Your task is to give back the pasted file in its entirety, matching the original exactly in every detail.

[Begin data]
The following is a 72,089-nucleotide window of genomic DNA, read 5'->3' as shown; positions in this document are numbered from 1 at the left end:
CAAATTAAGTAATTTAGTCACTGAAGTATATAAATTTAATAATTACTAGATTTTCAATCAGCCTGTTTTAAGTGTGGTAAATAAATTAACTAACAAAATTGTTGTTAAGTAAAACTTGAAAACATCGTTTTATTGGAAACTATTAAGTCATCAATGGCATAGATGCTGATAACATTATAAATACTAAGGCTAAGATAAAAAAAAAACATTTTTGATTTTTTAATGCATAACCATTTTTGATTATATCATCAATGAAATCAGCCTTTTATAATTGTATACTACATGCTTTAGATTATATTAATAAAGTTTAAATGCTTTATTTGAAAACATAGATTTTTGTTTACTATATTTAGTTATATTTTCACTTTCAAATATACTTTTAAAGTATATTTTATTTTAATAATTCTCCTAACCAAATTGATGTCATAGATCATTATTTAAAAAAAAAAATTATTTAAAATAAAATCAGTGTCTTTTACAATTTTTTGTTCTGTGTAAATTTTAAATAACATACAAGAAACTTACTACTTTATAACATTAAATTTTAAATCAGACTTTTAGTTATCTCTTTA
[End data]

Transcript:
The following is a 72,089-nucleotide window of genomic DNA, read 5'->3' as shown; positions in this document are numbered from 1 at the left end:
CAAATTAAGTAATTTAGTCACTGAAGTATATAAATTTAATAATTACTAGATTTTCAATCAGCCTGTTTTAAGTGTGGTAAATAAATTAACTAACAAAATTGTTGTTAAGTAAAACTTGAAAACATCGTTTTATTGGAAACTATTAAGTCATCAATGGCATAGATGCTGATAACATTATAAATACTAAGGCTAAGATAAAAAAAAAACATTTTTGATTTTTTAATGCATAACCATTTTTGATTATATCATCAATGAAATCAGCCTTTTATAATTGTATACTACATGCTTTAGATTATATTAATAAAGTTTAAATGCTTTATTTGAAAACATAGATTTTTGTTTACTATATTTAGTTATATTTTCACTTTCAAATATACTTTTAAAGTATATTTTATTTTAATAATTCTCCTAACCAAATTGATGTCATAGATCATTATTTAAAAAAAAAAATTATTTAAAATAAAATCAGTGTCTTTTACAATTTTTTGTTCTGTGTAAATTTTAAATAACATACAAGAAACTTACTACTTTATAACATTAAATTTTAAATCAGACTTTTAGTTATCTCTTTA